I think an affordable mount with integral digital circles would prove popular as I'm sure there are many like me who might not want full goto but need a helping hand in our less than dark skies.

Or does one already exist ?

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I've never used my setting circles, but then I only nominally polar align my scope. I just like the EQ mount because I find it easy to follow star hopping directions (N, E, S, W are all independent).

Andrew

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The asy way to use setting circle - if you use them at all is (assuming you are polar aligned). Set the declination (which doesnt change for any given star) and then swepp through the RA looking for the object.

With that said even the HEQ5 and EQ6 have terribly duff and inaccurate circles. Maybe if GoTO hadnt been invented the manufacturers would have put some effort into the setting circles ;)

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I know they are pretty useless in practice but I hate having something that I don't know how to use at least in theory ;)

But I think I've got it now except for 1 thing - how to set the declination on this thing! Do I use only one or both of these pointers and is right side for + dec and left side for - ?

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Truthfully to set the dec circle you need to zero the mount so that an object in view stays in position when you swing the scope from one side of the mount to the other.

Once that is correct you need to loosen the locking screw on the dec circle, turn it until zero lines up to the arrow and then lock it up and it should never need adjusting again.

Sorry if that doesn't make sense, I can't think how to describe it any better.

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Yeah, I agree, pretty useless for actually finding anything small and faint.

I tried it a couple of times just to get it straight in my head how it worked. I lined up on Castor and then shifted to find M35 then down to M67. (big challenge ;) ). It worked but it was such a faff that I haven't bothered since and just star hop to find things.

Rik

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I don't think it matters so use whichever one you prefer, just set it to 90° when you polar align. I used the black one but now I have the drive motor installed, I can't see it unless I stand on my head.

Rik

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The black pointer is thinner and possibly easier to use accurately.

Am I right in thinking you can ensure your Dec axis is square to your RA axis by aiming at an object and swinging the scope from one side of the dec axis to the other and adjusting the mount until the object remains central throughout the range of movement then adjusting the dec circle with the locking screw if the pointer isn't on 90 degrees.

Does that sound right ?

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Sorry guys I have yet another declination question!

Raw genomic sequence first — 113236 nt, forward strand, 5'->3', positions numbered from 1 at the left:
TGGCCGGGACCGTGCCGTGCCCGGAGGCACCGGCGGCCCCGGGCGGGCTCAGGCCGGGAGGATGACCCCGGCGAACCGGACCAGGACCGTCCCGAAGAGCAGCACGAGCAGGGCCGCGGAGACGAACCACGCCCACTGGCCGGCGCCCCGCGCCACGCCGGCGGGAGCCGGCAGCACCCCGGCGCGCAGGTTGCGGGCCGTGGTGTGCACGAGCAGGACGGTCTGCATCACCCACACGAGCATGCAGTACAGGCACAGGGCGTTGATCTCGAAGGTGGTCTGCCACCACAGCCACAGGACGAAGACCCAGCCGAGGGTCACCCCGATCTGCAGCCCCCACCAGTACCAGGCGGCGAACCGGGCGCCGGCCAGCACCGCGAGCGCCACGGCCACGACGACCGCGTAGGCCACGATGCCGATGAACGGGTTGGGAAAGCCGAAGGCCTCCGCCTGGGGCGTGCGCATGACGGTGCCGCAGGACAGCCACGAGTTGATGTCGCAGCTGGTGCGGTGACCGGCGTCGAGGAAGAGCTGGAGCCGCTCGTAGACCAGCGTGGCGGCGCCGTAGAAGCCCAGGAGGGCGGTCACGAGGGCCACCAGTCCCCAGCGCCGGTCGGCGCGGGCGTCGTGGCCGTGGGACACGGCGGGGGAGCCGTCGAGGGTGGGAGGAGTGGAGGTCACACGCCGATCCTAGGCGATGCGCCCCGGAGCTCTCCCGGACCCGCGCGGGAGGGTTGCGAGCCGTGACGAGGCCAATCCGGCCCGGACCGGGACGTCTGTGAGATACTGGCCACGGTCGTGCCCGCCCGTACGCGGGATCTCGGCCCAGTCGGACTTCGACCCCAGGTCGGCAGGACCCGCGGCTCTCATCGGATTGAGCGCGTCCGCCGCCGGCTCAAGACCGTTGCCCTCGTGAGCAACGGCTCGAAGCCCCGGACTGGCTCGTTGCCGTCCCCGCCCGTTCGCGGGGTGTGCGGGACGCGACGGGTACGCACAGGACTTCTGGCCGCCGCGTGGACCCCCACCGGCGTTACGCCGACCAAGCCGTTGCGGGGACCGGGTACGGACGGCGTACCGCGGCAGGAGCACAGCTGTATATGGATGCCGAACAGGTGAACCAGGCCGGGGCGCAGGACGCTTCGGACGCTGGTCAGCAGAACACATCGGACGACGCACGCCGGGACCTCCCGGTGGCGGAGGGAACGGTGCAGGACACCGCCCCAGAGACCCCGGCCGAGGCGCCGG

There are 2 sets of 90 degree markers on the mount and 2 sets of 0 degrees - fine got that. Right side one for positive declinations and left one for negative declinations (is this correct!?)

BUT why are there 4 of everything else - eg 4 sets of 10 degrees, 4 sets of 20 degrees etc etc

Again I know in practice I will never use them but it would be nice to know at least in theory whats going on...

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Steve,

relative to the "zero" marker you select, the other degree divisions are + and - ie +10 North on one side of the 0 and -10 degree South on the other, repeated for each "zero" position.....

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Hmmm..I'm still not getting it to be honest. If I turn the pointer 90 degrees to the left (-) of the 0 marker and then 90 degrees to the right (+) I'm only covering 1/2 of the sky so what about objects located on the other half (the half behind me)?

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If the mount is set up (roughly) so that the polar axis is pointing towards the pole star - the dec should read "90" - this is +90 degree north.

If you swing the axis round to read "0" this is the Equator - so all objects with a + dec are between the pole star and the equator.

If you continue to swing further the new reading -10, -20 etc are declinations south and if you kept going ( the telescope would be upside down!) you eventually point to the south pole.

Here in the UK the pole star is about 51 dec altitude, so the equator will look (90-51=49 degree) 49 degree altitude and you could view objects say as far south as 30--35 degrees.

Sounds like you are reading only the + degrees ie 0 to +90 to 0. Try it again and see if it makes sense.

Ken

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By God I think I've got it! The penny has finally dropped!

So if my scope is polar aligned....

+1 would actually be almost directly LEFT, +90 is dead ahead, -89 is fractionally to the right and -1 almost directly to the RIGHT. Going beyond these and the telescope starts to point more and more towards the ground and the south pole.

Cheers mate you have made my day!

Jings, its actually quite easy.